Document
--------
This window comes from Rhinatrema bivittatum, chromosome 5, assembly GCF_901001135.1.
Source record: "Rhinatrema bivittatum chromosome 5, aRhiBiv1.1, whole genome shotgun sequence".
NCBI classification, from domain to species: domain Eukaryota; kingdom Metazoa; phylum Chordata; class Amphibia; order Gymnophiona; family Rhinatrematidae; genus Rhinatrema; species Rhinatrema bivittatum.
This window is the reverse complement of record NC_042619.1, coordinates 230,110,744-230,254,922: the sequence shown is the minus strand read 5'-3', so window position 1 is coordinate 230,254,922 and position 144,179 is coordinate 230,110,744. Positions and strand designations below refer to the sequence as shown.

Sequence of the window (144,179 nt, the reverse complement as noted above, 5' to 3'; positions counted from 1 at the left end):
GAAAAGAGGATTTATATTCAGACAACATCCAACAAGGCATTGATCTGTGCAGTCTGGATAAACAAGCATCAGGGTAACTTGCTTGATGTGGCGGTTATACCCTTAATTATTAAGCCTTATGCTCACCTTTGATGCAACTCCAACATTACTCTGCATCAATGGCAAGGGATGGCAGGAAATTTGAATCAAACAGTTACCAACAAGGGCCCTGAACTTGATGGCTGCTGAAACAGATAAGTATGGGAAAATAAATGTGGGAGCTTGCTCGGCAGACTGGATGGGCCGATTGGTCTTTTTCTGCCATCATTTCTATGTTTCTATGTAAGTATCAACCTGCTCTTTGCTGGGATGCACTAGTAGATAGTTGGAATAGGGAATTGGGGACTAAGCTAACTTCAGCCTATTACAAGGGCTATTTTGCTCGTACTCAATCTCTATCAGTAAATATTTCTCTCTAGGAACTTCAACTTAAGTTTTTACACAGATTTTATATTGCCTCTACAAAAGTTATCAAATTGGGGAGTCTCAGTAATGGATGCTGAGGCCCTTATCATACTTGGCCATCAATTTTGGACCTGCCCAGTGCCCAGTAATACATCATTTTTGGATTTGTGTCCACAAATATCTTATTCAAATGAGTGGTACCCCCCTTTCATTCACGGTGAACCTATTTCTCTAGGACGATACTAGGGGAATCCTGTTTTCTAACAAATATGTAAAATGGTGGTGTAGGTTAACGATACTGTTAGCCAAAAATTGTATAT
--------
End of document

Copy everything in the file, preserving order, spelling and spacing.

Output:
This window comes from Rhinatrema bivittatum, chromosome 5, assembly GCF_901001135.1.
Source record: "Rhinatrema bivittatum chromosome 5, aRhiBiv1.1, whole genome shotgun sequence".
NCBI classification, from domain to species: domain Eukaryota; kingdom Metazoa; phylum Chordata; class Amphibia; order Gymnophiona; family Rhinatrematidae; genus Rhinatrema; species Rhinatrema bivittatum.
This window is the reverse complement of record NC_042619.1, coordinates 230,110,744-230,254,922: the sequence shown is the minus strand read 5'-3', so window position 1 is coordinate 230,254,922 and position 144,179 is coordinate 230,110,744. Positions and strand designations below refer to the sequence as shown.

Sequence of the window (144,179 nt, the reverse complement as noted above, 5' to 3'; positions counted from 1 at the left end):
GAAAAGAGGATTTATATTCAGACAACATCCAACAAGGCATTGATCTGTGCAGTCTGGATAAACAAGCATCAGGGTAACTTGCTTGATGTGGCGGTTATACCCTTAATTATTAAGCCTTATGCTCACCTTTGATGCAACTCCAACATTACTCTGCATCAATGGCAAGGGATGGCAGGAAATTTGAATCAAACAGTTACCAACAAGGGCCCTGAACTTGATGGCTGCTGAAACAGATAAGTATGGGAAAATAAATGTGGGAGCTTGCTCGGCAGACTGGATGGGCCGATTGGTCTTTTTCTGCCATCATTTCTATGTTTCTATGTAAGTATCAACCTGCTCTTTGCTGGGATGCACTAGTAGATAGTTGGAATAGGGAATTGGGGACTAAGCTAACTTCAGCCTATTACAAGGGCTATTTTGCTCGTACTCAATCTCTATCAGTAAATATTTCTCTCTAGGAACTTCAACTTAAGTTTTTACACAGATTTTATATTGCCTCTACAAAAGTTATCAAATTGGGGAGTCTCAGTAATGGATGCTGAGGCCCTTATCATACTTGGCCATCAATTTTGGACCTGCCCAGTGCCCAGTAATACATCATTTTTGGATTTGTGTCCACAAATATCTTATTCAAATGAGTGGTACCCCCCTTTCATTCACGGTGAACCTATTTCTCTAGGACGATACTAGGGGAATCCTGTTTTCTAACAAATATGTAAAATGGTGGTGTAGGTTAACGATACTGTTAGCCAAAAATTGTATAT